Second is that inequality is bad for everyone, including the very rich (in the long run). Because it is highly inefficient. Trickle down economics is clearly a failure. Both the Reagan and the Bush tax cuts for the wealthy did nothing other than create toxic bubbles and wealth for the wealthy. The reasoning is quite clear- the rich can't spend all their money on the normal economy. One very rich person can only spend so much on food, electricity, gas, etc. Whereas those who aren't very rich tend to spend most, if not all, of their money, thereby stimulating the economy. The very rich invest it in risky, speculative investments for which they reap the gains and the public pays the costs. The similarities between 2007-8 and the Great Depression of the 30s is shockingly clear. By having more equal wealth, more money goes into a healthy, productive economy that produces goods and services rather than moves money around to create more wealth for the wealthy.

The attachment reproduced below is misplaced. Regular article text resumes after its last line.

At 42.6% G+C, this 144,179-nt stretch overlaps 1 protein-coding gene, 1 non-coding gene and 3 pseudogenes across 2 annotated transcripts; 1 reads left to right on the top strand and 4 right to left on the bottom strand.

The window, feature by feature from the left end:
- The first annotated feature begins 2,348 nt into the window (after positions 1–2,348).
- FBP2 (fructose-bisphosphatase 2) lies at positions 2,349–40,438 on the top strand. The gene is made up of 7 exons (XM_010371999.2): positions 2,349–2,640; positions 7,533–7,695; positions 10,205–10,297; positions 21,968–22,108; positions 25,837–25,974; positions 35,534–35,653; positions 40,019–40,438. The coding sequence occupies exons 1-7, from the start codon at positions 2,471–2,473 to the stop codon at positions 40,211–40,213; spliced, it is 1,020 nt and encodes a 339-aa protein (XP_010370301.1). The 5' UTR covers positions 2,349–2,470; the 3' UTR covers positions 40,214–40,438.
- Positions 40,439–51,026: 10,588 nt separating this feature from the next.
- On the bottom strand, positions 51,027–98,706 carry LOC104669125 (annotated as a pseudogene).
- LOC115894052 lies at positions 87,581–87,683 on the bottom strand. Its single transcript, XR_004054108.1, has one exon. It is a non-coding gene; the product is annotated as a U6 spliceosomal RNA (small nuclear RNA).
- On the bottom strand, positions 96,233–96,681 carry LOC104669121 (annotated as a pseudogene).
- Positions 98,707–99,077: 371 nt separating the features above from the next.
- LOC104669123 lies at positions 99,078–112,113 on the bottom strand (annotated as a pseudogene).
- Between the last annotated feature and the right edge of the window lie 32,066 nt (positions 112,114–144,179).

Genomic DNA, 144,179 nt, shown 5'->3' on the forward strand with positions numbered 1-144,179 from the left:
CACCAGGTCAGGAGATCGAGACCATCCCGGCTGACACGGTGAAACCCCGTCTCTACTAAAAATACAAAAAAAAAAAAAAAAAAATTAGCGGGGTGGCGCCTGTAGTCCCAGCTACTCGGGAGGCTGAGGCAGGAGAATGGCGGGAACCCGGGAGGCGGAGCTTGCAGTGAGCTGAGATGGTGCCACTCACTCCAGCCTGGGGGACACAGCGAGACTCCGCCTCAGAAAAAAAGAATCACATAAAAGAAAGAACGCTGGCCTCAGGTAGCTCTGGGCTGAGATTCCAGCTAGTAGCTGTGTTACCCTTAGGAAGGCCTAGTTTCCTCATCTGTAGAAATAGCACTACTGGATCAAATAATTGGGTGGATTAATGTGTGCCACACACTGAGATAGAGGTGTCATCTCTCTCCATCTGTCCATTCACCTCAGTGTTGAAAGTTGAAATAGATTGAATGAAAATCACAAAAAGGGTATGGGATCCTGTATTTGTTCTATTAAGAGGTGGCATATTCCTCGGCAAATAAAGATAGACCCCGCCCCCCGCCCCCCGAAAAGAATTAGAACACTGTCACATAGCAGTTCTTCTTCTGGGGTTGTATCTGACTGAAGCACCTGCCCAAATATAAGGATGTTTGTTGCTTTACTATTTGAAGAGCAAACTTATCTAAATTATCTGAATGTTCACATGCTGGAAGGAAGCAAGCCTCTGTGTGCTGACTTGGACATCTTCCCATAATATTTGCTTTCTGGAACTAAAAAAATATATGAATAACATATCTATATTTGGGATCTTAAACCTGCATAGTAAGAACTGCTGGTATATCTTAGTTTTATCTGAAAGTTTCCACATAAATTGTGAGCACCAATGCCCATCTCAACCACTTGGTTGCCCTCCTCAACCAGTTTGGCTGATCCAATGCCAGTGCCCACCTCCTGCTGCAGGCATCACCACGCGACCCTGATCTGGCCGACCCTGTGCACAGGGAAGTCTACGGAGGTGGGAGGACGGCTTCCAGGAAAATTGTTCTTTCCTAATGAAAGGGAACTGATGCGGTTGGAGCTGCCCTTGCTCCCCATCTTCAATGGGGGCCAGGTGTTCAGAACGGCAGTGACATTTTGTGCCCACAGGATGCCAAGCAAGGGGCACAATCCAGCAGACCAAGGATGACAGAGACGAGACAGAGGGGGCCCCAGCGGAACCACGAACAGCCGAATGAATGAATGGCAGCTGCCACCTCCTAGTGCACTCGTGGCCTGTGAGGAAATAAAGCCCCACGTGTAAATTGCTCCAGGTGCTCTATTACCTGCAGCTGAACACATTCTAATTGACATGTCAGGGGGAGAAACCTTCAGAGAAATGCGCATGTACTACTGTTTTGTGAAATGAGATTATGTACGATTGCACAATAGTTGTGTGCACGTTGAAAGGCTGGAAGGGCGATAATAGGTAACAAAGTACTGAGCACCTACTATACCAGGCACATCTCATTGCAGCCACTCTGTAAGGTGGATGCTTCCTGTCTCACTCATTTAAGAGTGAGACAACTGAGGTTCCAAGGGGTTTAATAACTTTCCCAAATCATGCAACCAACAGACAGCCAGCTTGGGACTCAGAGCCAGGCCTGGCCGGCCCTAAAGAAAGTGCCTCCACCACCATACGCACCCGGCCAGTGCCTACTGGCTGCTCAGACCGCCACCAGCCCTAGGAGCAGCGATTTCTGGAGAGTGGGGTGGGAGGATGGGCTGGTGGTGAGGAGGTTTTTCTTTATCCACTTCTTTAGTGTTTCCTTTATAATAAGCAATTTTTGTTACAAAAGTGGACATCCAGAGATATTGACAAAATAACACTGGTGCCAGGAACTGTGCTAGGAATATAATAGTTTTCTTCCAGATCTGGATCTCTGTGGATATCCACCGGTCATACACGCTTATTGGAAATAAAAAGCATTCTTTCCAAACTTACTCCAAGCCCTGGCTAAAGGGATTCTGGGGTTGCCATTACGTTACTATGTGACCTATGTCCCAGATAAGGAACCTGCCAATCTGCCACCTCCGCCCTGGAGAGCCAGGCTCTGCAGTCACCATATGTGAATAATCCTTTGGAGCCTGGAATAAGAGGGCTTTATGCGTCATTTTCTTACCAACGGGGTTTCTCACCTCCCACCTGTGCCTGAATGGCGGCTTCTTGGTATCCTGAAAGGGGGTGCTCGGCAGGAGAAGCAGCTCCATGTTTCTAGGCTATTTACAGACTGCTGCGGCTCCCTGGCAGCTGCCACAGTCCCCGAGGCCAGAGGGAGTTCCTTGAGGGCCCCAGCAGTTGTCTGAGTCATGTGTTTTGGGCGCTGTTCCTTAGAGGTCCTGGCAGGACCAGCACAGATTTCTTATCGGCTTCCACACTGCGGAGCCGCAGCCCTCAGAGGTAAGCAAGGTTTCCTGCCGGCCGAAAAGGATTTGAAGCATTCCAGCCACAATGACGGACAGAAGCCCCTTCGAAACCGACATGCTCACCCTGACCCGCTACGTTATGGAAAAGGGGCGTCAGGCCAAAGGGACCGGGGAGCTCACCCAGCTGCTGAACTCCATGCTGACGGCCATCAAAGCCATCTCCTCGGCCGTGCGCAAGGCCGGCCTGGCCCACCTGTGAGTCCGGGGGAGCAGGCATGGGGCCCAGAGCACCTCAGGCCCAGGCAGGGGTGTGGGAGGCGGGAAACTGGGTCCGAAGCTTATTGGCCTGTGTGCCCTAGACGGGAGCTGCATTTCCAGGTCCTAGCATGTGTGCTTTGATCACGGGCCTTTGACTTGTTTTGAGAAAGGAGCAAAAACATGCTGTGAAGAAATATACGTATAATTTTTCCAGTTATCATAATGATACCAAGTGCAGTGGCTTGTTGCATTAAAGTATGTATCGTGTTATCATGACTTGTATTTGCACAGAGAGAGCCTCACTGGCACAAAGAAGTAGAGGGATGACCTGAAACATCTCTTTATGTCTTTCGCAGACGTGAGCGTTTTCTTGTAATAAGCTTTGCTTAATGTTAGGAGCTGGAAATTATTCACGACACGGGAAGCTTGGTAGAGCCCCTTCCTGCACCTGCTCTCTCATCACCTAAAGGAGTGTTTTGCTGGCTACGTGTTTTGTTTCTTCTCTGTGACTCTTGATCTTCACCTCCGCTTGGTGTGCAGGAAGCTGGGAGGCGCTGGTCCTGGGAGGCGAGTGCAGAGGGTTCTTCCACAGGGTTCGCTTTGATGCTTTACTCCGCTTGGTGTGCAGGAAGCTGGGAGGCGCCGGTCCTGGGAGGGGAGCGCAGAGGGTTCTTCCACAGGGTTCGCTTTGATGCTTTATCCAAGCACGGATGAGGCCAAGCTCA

Third is that the game is not equal. This isn't about being jealous of the wealthy. I'm much wealthier than the average Canadian. I don't begrudge other people being wealthier. But, the system should be fair to all. It isn't. What is the best predictor of becoming a doctor? Good grades? Effort? Caring? None of the above- it's parental income. Who can afford being an intern with little or no pay for two years just to get valuable job experience? Who can afford increasing tuition? Who gets access to media figures and politicians? The wealthy. The system is clearly geared towards favoring the wealthy, which is a disturbing and self-reinforcing problem. Economic mobility (the ability to move up or down the wealth ladder) is lower in the US than in virtually all other developed countries whereas it is highest in countries with relatively socialist policies (i.e., policies that emphasize equality).